Treadmills also turned out to be a poor use of potentially productive prison labor, especially in America where any form of labor was relatively scarce at the time. Convicts in America were already producing shoes, clothing, hardware, furniture, and other goods from raw or semi-finished goods brought into the prisons. To take this highly productive labor force and put them on a relatively inefficient treadmill would have seemed like folly.

In the end, treadmills turned out to be more of a psychological tool–by making prisoners mindlessly turn a large wheel for hours at a time–than a productive one and functioned more as a means for retributive justice than for reforming convicts. Americans valued productivity so much that even wasting it in the form of convict labor was an idea that simply could not take hold.


The advantages of the treadmill as a device that requires great physical effort with little necessary skill–and that measures accurately the productivity of its users–did not entirely go to waste. Today, treadmills (now known as Stairmasters or stepping machines) are staples at gyms and health centers, where users can measure the number of steps they take, the speed in which they take them, the calories they burn, and more. Few people realize that these popular pieces of exercise equipment trace their beginnings back to early prisons and punishment.

The original users of treadmills in the nineteenth century were compelled to rotate their cylinders; today, people seeking physical fitness pay for the privilege to do so.

The author on a "Treadmill"

The author on today’s “Treadmill”


  • American Mercury, February 28, 1826, vol. XLII, issue 2174, p. 2. Database: America’s Historical Newspapers: Readex/Newsbank.
  • Independent Chronicle and Boston Patriot, January 4, 1823, vol. LVII, issue 4351, p. 4. Database: America’s Historical Newspapers: Readex/Newsbank.
  • “The Reading Tread-Mill.” Baltimore Patriot, March 27, 1823, vol. XXI, issue 66, p. 1. Database: America’s Historical Newspapers: Readex/Newsbank.
  • Salem Gazette, June 6, 1823, vol. I, issue 45, p. 2. Database: America’s Historical Newspapers: Readex/Newsbank.
  • Shayt, David H. “Satairway to Redemption: America’s Encounter with the British Prison Treadmill. Technology and Culture 30:4 (Oct., 1989), 908-938.

Prisons and Punishments: The Treadmill Song

Treadmill - small

From the Amateur
The Treadmill Song

The stars are rolling in the sky,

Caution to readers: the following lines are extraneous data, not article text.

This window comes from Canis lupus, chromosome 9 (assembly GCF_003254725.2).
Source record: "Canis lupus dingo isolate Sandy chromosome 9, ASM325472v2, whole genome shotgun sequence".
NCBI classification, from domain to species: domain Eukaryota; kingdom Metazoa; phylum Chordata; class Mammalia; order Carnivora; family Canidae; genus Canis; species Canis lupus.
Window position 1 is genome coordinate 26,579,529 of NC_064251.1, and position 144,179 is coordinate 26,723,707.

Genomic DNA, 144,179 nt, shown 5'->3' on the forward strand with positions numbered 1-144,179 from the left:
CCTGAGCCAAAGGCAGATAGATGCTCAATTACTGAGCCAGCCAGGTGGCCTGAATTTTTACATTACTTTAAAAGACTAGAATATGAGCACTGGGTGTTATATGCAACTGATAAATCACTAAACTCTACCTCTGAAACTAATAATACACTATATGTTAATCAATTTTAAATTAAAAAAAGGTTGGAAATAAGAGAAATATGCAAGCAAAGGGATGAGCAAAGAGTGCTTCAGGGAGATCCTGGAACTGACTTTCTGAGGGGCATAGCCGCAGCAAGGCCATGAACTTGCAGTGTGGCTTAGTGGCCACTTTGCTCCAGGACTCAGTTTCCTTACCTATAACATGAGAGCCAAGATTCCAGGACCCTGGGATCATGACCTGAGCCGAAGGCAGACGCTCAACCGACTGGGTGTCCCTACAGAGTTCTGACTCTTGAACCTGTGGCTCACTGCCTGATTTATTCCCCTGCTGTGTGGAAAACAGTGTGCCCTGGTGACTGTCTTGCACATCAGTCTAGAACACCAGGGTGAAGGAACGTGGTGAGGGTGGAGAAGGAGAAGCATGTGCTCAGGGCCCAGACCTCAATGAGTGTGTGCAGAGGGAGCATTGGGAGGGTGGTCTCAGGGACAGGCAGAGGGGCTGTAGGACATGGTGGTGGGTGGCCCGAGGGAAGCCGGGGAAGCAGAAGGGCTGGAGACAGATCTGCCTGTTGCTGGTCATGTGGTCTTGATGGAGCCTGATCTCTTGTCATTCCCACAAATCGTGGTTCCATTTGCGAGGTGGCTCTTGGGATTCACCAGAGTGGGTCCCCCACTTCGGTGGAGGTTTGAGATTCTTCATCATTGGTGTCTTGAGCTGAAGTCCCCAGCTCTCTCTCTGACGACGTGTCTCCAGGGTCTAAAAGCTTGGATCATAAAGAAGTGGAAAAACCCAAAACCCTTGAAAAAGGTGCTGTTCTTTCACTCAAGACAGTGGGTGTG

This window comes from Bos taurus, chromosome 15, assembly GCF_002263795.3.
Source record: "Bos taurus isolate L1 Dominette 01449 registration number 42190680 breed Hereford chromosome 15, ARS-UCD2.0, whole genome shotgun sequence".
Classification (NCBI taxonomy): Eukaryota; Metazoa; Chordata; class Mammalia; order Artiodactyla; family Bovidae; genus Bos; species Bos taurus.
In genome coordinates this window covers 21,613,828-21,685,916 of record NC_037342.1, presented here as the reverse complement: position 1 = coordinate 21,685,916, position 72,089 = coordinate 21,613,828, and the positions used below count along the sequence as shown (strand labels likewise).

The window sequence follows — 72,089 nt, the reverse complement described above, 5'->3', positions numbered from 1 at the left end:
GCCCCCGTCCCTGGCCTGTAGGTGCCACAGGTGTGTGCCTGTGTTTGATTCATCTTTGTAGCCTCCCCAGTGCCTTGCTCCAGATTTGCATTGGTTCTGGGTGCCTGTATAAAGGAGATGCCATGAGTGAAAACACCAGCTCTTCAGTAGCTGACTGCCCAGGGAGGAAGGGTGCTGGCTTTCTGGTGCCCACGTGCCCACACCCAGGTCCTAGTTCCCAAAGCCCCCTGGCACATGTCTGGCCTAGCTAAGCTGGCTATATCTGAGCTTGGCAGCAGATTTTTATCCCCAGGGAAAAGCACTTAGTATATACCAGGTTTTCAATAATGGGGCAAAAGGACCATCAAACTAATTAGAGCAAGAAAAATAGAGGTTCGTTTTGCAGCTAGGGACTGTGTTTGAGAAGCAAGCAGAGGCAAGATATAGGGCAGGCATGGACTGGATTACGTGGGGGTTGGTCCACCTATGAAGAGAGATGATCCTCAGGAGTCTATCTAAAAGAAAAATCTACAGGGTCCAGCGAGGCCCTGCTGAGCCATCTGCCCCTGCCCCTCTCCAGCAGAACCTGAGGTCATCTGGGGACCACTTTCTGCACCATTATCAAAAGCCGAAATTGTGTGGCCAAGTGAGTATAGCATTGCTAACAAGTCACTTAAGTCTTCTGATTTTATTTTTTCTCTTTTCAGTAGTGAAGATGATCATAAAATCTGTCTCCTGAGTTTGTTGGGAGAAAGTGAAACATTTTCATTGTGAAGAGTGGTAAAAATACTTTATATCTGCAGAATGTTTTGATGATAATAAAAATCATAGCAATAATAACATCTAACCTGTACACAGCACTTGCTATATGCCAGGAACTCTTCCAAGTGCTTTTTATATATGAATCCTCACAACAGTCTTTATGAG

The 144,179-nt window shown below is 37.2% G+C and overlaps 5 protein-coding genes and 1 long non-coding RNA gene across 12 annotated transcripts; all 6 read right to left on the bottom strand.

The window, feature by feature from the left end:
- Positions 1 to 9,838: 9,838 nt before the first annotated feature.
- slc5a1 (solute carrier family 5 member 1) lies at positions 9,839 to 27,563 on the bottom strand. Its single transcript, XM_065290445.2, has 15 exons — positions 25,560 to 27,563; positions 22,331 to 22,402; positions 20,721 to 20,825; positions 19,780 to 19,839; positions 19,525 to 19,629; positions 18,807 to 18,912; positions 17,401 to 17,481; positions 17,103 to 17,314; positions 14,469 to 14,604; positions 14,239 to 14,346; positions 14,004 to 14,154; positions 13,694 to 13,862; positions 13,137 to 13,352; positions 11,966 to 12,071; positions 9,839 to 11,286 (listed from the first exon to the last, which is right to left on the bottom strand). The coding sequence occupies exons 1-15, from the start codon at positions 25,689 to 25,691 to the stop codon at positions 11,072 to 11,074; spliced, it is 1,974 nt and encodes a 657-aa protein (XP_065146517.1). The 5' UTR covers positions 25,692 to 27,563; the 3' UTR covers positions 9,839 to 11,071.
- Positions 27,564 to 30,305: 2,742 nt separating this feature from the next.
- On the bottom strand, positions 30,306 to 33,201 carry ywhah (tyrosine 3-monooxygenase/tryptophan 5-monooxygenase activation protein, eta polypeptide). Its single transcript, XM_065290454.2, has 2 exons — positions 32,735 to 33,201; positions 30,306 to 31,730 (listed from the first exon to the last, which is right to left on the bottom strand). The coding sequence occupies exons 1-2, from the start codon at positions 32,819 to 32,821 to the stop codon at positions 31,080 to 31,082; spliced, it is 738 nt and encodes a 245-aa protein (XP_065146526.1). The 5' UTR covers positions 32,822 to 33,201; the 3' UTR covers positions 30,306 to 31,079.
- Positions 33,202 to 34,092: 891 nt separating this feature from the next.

The earth rolls on below,
And we can feel the rattling wheel
Revolving as we go,
Then tread away, my gallant boys,
And make the axle fly;
Why shouldn’t wheels go round about,
Like planets in the sky?

Wake up, wake up, my duck-legged man,
And stir your solid pegs;
Arouse, arouse, my gawky friend,
And shake your spider legs;
What though you’re awkward at the trade,
There’s time enough to learn–
So lean upon the rail, my lad,
And take another turn.

They’ve built us up a noble wall,
To keep the vulgar out;
We’ve nothing in the world to do,
But just to walk about;
So go it now, you middle men,
And try to beat the ends–
It’s pleasant work to rumble round
Among one’s honest friends.

Here, tread upon the long man’s toes,
He shan’t be lazy here–
And punch the little fellow’s ribs,
And tweak that lubber’s ear–
He’s lost them both–don’t pull his hair,
Because he wears a scratch,
But poke him in the further eye,
That isn’t in the patch.

Hark, fellows, there’s the supper bell,
And so our work is done;
It’s pretty sport–suppose we take
A round or two for fun.
If ever they should turn me out,
When I have better grown,
Now hang me, but I mean to have
A treadmill of my own.

Even though the tone of this poem is satiric, it still does not convey the true working conditions of the treadmill. Time spent on the treadmill was mind-numbing. This boredom combined with fatigue could often lead to injury. While the fact that those working the treadmill had no idea whether their labor was productive or not was lauded by its advocates–if the grain supplies being milled with the treadmill ever ran out, for example, the punishment could continue on–critics of the treadmill pointed out that the prisoners never saw or experienced the fruits of their labor, and consequently could not derive any satisfaction from it.

To reduce fatigue, convicts regularly traded working on and off the treadmill at regular intervals, but they were subjected to this exhausting punishment for hours at a time. There were no standards in the construction of the treadmills or in the time convicts spent on them, so what was considered reasonable punishment was left to the discretion of the individual jail wardens. Naturally, some wardens had different ideas of what constituted reasonable punishment and were more brutal than others.


  • Norwich Courier, September 22, 1830, vol. IX, issue 26 p. 4. Database: America’s Historical Newspapers: Readex/Newsbank.